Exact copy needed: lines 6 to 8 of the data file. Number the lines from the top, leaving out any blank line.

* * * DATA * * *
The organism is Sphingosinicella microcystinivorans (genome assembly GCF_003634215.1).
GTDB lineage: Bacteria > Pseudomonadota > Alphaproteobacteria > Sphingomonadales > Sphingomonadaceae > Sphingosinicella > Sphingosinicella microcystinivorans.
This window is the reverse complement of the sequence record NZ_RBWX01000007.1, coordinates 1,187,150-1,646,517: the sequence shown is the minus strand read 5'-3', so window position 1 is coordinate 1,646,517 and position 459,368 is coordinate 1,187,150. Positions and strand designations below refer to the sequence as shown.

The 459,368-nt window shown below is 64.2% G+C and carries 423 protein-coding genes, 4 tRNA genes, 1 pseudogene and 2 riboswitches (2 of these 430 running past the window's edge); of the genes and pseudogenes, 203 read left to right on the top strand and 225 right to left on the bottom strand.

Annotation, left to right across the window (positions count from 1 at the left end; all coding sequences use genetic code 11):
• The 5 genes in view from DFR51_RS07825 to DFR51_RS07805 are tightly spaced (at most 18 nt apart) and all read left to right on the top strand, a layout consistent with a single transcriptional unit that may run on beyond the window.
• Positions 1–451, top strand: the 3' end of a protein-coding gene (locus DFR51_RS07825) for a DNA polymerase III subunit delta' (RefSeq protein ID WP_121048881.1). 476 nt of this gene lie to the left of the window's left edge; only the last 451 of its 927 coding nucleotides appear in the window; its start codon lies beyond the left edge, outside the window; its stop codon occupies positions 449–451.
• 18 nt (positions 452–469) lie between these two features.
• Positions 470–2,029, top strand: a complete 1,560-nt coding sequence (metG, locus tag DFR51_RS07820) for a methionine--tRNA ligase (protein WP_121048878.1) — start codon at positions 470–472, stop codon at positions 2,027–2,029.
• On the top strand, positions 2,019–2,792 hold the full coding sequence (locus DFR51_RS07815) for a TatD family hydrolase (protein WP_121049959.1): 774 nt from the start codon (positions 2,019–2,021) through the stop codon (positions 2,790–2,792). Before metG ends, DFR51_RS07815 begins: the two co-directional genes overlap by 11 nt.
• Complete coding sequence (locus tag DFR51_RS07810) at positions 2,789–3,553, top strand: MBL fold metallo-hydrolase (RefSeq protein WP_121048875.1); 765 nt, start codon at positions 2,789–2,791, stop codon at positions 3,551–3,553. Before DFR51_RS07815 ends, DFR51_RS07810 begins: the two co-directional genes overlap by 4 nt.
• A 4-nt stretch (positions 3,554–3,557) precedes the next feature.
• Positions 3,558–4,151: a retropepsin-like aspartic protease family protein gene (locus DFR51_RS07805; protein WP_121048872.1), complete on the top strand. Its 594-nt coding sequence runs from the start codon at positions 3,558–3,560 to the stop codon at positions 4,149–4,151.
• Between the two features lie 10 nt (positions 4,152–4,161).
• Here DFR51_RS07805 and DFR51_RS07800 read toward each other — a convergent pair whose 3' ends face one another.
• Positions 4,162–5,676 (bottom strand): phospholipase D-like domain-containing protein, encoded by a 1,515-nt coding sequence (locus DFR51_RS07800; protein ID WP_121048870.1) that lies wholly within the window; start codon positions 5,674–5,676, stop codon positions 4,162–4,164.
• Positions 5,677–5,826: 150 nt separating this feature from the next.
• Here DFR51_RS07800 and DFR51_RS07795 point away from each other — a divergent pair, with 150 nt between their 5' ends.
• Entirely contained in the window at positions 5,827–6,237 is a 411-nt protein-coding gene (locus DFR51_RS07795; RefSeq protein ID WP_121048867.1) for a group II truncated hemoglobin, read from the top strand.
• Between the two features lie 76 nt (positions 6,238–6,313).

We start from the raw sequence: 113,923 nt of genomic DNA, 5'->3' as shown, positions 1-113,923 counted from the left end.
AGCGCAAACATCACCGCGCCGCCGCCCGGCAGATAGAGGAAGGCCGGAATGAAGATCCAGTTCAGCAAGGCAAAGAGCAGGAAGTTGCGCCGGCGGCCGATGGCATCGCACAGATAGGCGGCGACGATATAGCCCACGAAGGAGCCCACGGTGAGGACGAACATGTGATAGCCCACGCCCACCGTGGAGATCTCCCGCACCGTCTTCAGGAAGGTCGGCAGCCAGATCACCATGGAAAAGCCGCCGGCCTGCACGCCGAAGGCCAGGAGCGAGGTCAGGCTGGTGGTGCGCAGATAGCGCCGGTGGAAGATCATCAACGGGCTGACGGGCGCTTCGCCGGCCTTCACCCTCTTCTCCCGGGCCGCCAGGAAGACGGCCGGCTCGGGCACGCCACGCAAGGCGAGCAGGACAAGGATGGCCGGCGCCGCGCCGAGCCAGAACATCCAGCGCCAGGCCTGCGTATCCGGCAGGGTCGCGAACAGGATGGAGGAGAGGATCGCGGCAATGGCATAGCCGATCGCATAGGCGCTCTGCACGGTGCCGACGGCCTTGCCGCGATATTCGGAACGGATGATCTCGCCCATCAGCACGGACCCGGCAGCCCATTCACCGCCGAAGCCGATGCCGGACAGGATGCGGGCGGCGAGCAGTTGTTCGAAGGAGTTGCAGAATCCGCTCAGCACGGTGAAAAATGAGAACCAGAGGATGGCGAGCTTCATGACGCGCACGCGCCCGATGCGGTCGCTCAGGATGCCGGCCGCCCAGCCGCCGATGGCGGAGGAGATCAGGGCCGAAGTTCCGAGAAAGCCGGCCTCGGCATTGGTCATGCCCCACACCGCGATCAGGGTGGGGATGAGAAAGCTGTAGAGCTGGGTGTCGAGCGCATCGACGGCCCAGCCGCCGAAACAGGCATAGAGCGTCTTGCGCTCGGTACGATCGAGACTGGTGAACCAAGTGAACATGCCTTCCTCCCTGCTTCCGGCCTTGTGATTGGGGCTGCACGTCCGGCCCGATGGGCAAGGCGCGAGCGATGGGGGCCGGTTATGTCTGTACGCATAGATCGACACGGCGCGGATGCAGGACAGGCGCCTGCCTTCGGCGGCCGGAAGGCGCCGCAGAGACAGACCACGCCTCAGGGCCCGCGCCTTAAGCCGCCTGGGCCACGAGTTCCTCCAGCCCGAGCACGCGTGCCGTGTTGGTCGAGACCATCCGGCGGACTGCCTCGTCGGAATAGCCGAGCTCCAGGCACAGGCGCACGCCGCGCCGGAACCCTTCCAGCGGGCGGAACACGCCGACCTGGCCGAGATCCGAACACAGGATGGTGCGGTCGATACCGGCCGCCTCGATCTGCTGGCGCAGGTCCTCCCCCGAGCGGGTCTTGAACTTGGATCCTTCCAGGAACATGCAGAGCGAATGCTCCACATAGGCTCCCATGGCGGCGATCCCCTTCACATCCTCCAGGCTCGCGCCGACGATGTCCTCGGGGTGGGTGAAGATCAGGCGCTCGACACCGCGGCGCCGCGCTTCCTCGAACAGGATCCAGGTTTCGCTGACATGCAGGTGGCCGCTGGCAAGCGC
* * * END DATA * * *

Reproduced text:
• The 5 genes in view from DFR51_RS07825 to DFR51_RS07805 are tightly spaced (at most 18 nt apart) and all read left to right on the top strand, a layout consistent with a single transcriptional unit that may run on beyond the window.
• Positions 1–451, top strand: the 3' end of a protein-coding gene (locus DFR51_RS07825) for a DNA polymerase III subunit delta' (RefSeq protein ID WP_121048881.1). 476 nt of this gene lie to the left of the window's left edge; only the last 451 of its 927 coding nucleotides appear in the window; its start codon lies beyond the left edge, outside the window; its stop codon occupies positions 449–451.
• 18 nt (positions 452–469) lie between these two features.